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Upcycled Paint Project Blossoms at L.A. Mini Farm

Artistic Inspiration

A mini farm full of life blooms even brighter thanks to a mural collaboration with street artist ELLE.

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Photo credit: LITTLE CITY FARM LA


Five years ago Jenny Silbert started Little City Farm LA, an organic mini-farm, on her Arlington Heights property in the heart of Los Angeles. With its opening, Silbert aligned with her intent of achieving her goal producing as little waste as possible.

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Photo credit: HECTOR RAYGOZA


The farm, which occupies about 4,000-square-feet, contains a small citrus and stone fruit orchard, herbs and vegetables, as well as a menagerie of pets and chickens. Little City Farm LA is the result of a partnership between Silbert, who is also the founder of sustainable fashion brand, Rewilder, and Ben Hirschfeld of 3R Garden Design. Supporting this enterprise is Chef David Kuo, a key client who sources food from the garden for his L.A. restaurant , Little Fatty.

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Photo credit: LAGOM LIKE MINDS


In addition to the farm beds, Silbert envisioned turning the property’s unused tennis court into an event space ready to serve the community, but it desperately needed a redesign. “I believe that collaboration leads to innovation,” stated Silbert.

It’s in that spirit that Silbert partnered with street artist ELLE, whose dramatic, large-scale odes to feminine power can be seen on walls from New York City to the Netherlands and Melbourne. For Silbert, the collaboration was a no-brainer. “ELLE is gracious, incredibly creative, and willing to experiment with me to upcycle paint and re-use where we could,” Silbert said.

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Photo credit: HECTOR RAYGOZA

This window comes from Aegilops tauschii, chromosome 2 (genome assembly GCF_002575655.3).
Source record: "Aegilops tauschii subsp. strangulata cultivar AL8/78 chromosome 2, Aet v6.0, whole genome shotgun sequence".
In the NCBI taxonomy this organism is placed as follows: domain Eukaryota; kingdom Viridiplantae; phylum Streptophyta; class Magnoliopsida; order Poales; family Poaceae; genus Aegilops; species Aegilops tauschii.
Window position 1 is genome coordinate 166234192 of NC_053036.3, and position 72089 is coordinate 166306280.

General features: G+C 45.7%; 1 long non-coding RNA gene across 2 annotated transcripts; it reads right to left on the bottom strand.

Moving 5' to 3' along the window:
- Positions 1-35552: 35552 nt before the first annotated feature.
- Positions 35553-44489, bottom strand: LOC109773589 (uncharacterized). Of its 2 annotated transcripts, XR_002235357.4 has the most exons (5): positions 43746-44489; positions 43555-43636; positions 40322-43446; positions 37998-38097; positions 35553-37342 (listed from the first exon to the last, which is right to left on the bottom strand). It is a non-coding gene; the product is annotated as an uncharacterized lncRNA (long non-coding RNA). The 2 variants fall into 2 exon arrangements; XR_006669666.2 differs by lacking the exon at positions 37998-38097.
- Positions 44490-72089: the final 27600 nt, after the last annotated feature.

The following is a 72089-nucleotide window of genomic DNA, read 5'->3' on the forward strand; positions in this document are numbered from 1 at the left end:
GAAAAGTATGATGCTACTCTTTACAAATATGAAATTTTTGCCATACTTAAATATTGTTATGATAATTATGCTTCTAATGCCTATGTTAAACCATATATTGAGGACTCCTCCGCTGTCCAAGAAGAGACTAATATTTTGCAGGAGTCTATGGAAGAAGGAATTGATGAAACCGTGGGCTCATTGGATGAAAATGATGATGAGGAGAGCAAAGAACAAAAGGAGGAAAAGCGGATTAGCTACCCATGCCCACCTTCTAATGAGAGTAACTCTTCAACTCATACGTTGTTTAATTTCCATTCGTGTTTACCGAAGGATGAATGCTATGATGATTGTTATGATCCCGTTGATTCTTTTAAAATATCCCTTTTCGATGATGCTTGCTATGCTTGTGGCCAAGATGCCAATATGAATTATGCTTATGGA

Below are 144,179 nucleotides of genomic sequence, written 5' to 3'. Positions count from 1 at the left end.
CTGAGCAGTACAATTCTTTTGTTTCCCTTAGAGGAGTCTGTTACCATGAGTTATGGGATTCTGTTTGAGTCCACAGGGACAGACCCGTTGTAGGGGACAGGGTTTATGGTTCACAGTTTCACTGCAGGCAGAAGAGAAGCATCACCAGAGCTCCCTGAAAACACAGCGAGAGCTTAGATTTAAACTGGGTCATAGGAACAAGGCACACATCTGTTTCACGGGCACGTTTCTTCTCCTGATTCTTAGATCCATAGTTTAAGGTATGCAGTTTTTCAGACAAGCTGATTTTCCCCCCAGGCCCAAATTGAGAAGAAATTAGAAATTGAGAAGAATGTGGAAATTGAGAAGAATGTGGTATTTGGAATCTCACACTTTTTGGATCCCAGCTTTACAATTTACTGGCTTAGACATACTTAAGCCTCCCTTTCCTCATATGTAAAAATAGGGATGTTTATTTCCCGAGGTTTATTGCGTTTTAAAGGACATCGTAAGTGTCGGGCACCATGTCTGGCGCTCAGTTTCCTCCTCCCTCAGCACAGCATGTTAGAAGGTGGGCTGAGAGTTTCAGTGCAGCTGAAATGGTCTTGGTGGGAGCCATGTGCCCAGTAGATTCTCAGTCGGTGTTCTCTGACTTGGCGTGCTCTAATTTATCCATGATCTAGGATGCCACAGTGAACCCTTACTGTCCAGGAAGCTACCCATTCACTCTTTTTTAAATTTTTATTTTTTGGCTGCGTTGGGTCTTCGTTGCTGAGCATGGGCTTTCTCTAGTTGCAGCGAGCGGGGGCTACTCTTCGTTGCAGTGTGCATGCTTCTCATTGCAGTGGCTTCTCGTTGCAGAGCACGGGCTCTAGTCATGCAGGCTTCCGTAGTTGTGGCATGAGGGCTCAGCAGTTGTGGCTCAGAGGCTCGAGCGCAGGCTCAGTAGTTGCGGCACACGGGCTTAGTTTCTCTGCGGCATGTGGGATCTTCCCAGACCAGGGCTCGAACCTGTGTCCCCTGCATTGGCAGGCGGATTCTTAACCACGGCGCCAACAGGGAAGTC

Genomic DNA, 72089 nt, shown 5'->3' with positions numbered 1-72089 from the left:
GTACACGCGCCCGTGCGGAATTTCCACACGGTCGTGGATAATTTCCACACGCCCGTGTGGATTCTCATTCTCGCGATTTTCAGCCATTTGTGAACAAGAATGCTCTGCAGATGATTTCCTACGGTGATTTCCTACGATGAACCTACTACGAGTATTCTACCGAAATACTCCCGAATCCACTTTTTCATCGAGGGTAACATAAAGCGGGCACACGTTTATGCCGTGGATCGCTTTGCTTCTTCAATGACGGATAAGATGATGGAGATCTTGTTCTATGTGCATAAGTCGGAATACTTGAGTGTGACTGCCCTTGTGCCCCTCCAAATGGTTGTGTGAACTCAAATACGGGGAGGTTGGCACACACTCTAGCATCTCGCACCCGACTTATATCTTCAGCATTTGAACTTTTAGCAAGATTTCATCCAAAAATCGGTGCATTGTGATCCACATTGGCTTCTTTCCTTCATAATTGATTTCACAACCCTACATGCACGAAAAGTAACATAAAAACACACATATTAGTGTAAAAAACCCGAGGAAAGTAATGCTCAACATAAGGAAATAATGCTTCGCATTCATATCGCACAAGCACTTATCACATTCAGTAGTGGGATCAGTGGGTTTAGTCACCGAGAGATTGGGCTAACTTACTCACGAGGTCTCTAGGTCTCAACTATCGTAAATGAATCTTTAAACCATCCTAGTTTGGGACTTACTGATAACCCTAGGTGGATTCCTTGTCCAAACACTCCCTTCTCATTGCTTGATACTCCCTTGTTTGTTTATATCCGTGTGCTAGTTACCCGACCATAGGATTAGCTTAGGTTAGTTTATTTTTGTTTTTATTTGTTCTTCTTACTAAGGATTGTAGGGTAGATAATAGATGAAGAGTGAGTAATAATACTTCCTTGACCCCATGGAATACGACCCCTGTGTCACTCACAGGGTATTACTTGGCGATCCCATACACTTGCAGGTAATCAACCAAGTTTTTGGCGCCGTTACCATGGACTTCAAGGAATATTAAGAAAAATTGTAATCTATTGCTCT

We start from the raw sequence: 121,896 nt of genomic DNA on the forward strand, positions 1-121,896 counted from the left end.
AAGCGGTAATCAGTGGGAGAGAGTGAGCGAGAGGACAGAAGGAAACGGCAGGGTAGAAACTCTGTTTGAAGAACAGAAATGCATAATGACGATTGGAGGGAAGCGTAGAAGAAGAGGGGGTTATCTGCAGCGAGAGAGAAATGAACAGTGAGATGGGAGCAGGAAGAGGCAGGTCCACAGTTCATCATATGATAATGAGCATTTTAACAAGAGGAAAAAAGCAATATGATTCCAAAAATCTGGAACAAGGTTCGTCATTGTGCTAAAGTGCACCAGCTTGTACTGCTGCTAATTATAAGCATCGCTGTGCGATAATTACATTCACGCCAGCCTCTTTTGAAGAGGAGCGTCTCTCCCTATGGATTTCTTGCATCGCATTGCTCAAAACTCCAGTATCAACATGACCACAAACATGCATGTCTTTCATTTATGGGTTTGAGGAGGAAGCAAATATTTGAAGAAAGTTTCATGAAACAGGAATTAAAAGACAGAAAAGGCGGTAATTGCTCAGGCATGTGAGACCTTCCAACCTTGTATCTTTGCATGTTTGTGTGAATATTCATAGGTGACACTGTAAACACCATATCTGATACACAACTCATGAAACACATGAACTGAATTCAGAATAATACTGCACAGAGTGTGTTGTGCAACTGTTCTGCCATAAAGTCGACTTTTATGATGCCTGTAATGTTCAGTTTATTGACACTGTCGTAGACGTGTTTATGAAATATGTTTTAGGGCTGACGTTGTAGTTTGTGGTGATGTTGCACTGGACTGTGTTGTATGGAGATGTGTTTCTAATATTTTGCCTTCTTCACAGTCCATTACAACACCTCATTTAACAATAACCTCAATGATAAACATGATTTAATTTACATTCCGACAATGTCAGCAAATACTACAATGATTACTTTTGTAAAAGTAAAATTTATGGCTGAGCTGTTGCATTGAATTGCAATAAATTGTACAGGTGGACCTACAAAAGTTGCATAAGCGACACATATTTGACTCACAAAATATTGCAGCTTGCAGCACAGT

Keeping the project eco-conscious and in line with Silbert’s sustainable practices, ELLE upcycled Dunn-Edwards paint utilizing spare, unopened paint product that had been returned that would have, otherwise, gone unused. “Dunn-Edwards was incredibly gracious in letting us dig through mis-tints and returned paints, as well as providing tints for us to mix in new color to the old paint,” Silbert said.

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Photo credit: LAGOM LIKE MINDS


With their reused and recycled materials at the ready, the women brainstormed concepts for the tennis court wall together, landing on a vibrant design that pays homage to the cycles of life, the sun and the moon; the local Chumash people; as well as native plants and the late Ruth Bader Ginsburg. “For the court, the process was completely different much more experimental. The sketching was done directly on the court surface, without knowing what it would become! It was also a very beautiful process to watch,” Silbert noted. The mural now serves as the anchor for a truly unique event space, a surprise experience in an unexpected space.

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Photo credit: REWILDER GOODS


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Muralist ELLE. Photo credit: TRAVIS PIÑON


Can’t get enough of women crushing it in the arts and business? Read about how female artists revitalized 10 blocks of east San Diego with their mural painting festival — or maybe you’d like to learn more about Dunn-Edwards commitment to a green future with our VOC-free paints.